La República Dominicana
The Dominican Republic
Welcome to the Dominican Republic! Here you will learn of the beautiful sites and lovely weather, along with the rich history and exciting culture, including food, dances, and holidays!
The Dominican Republic is located in the Caribbean, neighboring Haiti. It takes 2/3 of the island Hispaniola. The total size of the country is about the size of New Hampshire and Vermont combine. Often a vacation site, this country has beaches, rainforests, savannahs and highlands. The tallest mountain in the Caribbean, Pico Duarte, is located in the Dominican Republic.
The Dominican Republic has very nice weather year round. The average temperature is 25°C (77°F). There is seasonal rainfall. October through April are the wettest months in the North. May through November are the months with the most rain in the South. The best time to visit the country is between November and April. In Santo Domingo, you get about 150 to 300 hours of sunshine throughout each month.
Nearly every meal in the Dominican Republic consists of meat or seafood, vegetables, and most important: rice. They have a Spanish, indigenous Taíno, and African influences on their recipes. Middle-Eastern food has also been taken in by the Dominicans. Traditional breakfasts are made of mangú (man-goo), fired eggs, fried salami, fried cheese and sometime avocado. This is called "The Three Hits". Lunch is the most important meal for them, same as Spain. This very important meal consists of a side salad occasionally, rice, red beans, and meat (beef, pork, chicken, or fish) and is nicknamed "The Flag".
"The Three Hits'' or "Los Tres Golpes"
A breakfast with Fried salami, Fried eggs, and Mangú.
A traditional lunch consisting of Red beans, Rice, and in this image, beef.
A lovely finger food made of whole wheat and stuffed with ground beef.
While visiting this beautiful country, be sure to visit the incredible site and be included in exciting activities!
In 1492, Christopher Columbus sailed and discovered the island he soon named Hispaniola. The Spaniards then establish Santo Domingo as a small colony, which becomes the Spanish capital of America in 1496. The Spaniards then started bringing in African slaves. Then the Treaty of Ryswick gives the eastern part of the island to Spain, and the western side to France in 1697. Later in 1795, Spain had to give its entire portion of the island to France. Then about 60 years later in 1808, a revolt by Spanish Creoles was successful, and they won back Santo Domingo. Then is 1822, Haiti conquered and reclaimed Santo Domingo. Yet another revolt over threw the president of Haiti and Santo Domingo won its independence, becoming the Dominican Republic. It was put back into Spain's hands. After yet another revolt, Spain withdrew from the Dominican Republic. In 1906, the U.S. and the Dominican Republic signed a treaty and the U.S. took over the customs, in exchange for purchasing the small country's debt. The U.S. then developed a military government for the republic in 1916. In 1924 the US left and the Dominican Republic established a democratically elected constitutional government. Many decades later in 1988, The Dominican Republic suffered an economic depression.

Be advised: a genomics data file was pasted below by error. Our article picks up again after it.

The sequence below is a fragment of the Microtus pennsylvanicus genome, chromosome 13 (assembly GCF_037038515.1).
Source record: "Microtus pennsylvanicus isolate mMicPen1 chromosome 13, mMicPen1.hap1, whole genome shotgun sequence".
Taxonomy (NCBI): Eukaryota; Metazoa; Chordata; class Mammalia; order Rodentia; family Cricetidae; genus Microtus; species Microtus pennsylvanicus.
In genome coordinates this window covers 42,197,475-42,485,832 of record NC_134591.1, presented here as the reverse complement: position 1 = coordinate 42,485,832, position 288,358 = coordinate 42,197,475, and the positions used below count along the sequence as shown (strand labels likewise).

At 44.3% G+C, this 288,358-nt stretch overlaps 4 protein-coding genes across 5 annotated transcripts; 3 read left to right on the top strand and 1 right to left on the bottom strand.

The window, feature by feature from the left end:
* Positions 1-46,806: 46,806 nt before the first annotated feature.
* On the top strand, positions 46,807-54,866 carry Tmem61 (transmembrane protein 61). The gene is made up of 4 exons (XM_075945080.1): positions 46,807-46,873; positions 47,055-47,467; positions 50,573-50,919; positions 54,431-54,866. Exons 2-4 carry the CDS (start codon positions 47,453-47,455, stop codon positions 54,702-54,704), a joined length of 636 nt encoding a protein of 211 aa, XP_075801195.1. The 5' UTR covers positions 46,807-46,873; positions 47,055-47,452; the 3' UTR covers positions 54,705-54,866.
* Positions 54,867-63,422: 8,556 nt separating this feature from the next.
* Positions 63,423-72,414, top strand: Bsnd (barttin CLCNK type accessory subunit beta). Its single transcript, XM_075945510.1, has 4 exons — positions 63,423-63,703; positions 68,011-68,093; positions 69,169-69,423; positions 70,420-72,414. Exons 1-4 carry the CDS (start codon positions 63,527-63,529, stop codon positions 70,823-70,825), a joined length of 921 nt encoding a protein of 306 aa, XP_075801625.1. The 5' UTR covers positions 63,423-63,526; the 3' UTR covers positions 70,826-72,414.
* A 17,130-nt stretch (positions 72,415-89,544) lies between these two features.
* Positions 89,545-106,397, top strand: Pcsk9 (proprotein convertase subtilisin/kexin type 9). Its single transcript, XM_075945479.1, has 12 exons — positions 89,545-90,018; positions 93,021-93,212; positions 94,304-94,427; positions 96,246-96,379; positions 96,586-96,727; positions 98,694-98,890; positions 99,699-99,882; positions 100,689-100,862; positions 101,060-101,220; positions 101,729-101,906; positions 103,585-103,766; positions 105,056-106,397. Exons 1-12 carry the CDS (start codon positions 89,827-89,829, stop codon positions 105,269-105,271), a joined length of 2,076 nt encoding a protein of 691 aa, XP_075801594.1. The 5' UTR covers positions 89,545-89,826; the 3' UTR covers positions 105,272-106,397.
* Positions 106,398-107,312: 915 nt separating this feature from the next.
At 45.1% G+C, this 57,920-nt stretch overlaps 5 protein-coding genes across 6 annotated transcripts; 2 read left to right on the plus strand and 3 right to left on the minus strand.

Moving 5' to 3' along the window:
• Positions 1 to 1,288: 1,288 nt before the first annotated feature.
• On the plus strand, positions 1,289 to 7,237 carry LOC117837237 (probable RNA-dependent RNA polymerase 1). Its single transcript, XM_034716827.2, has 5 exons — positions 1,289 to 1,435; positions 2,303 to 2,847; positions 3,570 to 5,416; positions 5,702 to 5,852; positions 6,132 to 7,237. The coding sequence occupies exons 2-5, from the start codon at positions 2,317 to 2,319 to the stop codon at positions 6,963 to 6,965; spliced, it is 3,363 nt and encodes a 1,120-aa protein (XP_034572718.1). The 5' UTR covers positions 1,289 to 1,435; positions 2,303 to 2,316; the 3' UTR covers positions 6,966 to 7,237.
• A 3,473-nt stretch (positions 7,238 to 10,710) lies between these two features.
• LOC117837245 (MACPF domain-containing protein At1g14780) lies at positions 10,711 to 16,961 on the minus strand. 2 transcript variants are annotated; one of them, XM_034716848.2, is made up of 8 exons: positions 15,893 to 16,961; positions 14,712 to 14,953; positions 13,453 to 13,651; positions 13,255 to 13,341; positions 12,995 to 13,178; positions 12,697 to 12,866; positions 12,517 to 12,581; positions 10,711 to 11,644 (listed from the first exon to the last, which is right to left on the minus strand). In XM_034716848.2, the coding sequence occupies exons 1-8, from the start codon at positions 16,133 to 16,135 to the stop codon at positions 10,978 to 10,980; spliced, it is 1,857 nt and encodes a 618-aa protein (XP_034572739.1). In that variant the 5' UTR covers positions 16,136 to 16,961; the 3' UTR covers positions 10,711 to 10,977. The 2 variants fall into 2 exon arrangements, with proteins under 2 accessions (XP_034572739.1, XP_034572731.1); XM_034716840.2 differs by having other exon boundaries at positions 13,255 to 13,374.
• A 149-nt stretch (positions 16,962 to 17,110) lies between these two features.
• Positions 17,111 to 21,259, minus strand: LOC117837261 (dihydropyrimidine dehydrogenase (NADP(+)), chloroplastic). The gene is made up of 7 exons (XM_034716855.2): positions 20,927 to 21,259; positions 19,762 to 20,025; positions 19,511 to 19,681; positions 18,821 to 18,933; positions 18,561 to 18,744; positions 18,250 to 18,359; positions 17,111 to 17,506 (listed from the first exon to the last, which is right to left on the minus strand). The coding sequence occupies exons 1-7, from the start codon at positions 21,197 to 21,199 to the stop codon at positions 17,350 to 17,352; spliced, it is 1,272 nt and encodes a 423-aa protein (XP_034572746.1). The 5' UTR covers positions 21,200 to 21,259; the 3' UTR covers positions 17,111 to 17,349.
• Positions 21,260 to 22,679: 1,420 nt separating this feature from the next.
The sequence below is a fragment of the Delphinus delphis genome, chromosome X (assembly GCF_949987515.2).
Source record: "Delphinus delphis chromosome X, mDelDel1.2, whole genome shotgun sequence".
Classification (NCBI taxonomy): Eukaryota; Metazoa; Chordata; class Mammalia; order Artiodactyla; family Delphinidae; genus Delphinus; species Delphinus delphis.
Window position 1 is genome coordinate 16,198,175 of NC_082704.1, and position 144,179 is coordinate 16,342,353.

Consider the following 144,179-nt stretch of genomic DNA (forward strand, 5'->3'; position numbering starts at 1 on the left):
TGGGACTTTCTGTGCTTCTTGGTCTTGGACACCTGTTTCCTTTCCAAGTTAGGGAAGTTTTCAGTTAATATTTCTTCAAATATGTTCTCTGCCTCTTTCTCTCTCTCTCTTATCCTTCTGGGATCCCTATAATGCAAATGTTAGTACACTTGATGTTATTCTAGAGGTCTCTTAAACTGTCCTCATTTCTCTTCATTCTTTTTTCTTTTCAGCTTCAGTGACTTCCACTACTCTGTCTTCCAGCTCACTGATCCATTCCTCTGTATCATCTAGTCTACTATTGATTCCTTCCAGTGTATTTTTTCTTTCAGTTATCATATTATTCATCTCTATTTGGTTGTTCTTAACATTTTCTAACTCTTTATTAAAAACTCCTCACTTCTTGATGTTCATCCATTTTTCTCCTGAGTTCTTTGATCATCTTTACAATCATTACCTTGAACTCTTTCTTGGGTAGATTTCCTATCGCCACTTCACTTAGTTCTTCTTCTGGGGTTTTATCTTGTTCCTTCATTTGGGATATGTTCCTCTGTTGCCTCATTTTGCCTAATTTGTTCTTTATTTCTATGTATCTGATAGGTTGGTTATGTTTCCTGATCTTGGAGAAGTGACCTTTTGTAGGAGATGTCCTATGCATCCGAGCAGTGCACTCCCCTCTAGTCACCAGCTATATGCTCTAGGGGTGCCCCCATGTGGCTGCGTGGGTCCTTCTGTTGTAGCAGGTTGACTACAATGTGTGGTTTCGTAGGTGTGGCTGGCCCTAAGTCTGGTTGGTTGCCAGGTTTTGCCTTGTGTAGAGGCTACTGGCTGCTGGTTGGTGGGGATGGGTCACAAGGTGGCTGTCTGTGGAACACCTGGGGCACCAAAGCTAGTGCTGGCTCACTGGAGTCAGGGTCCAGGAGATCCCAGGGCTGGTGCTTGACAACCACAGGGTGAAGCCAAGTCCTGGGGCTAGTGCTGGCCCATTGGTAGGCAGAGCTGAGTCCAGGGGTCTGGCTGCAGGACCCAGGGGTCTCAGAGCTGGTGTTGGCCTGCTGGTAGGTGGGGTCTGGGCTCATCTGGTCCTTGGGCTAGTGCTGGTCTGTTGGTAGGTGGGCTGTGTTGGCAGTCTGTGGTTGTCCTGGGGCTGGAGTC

These Pictures are Located Across the Country
The Dominican Republic's government is a democratic republic. Their current President is Danilo Medina. The Vice President is currently Margarita Cedeno De Fernandez. The President is the chief of state and head of the government. The Cabinet is chosen by the President. The President and Vice President are elected on the same ballot with a 2- round absolute vote. They serve a term of 4 years.
The Dominicans' official language is Spanish. The ethnic rates are: mixed 73% of the population, 16% are white, and 11% is black. 95% of the population are Roman Catholics, and the other 5% are other religions. In Santo Domingo, there are about 2.945 million people. There are about 18.73 births per 1,000 people. The ratio of men to female is about 1 male per female. Sadly, there about 18.84 infant deaths per 1,000 live births
For a long time, The Dominican Republic was known for their tobacco, sugar, and coffee exports, but recently, tourists, telecommunications, and free trade zones have caused the service sector to become more of a priority then agriculture. Mining has also been very helpful in the Republic's economy. They have relied on the U.S. for about half of the exports. As of 2014, the unemployment rate is about 6.4%, but the about 41.1% of the population lives under the poverty line, or live in poverty. The inflation rate is about 3% as of 2014. Their main agricultural products are cocoa, coffee, tobacco, cotton, beans, bananas, sugarcane, eggs, beef, dairy products, pigs, cattle, corn, potatoes, and rice.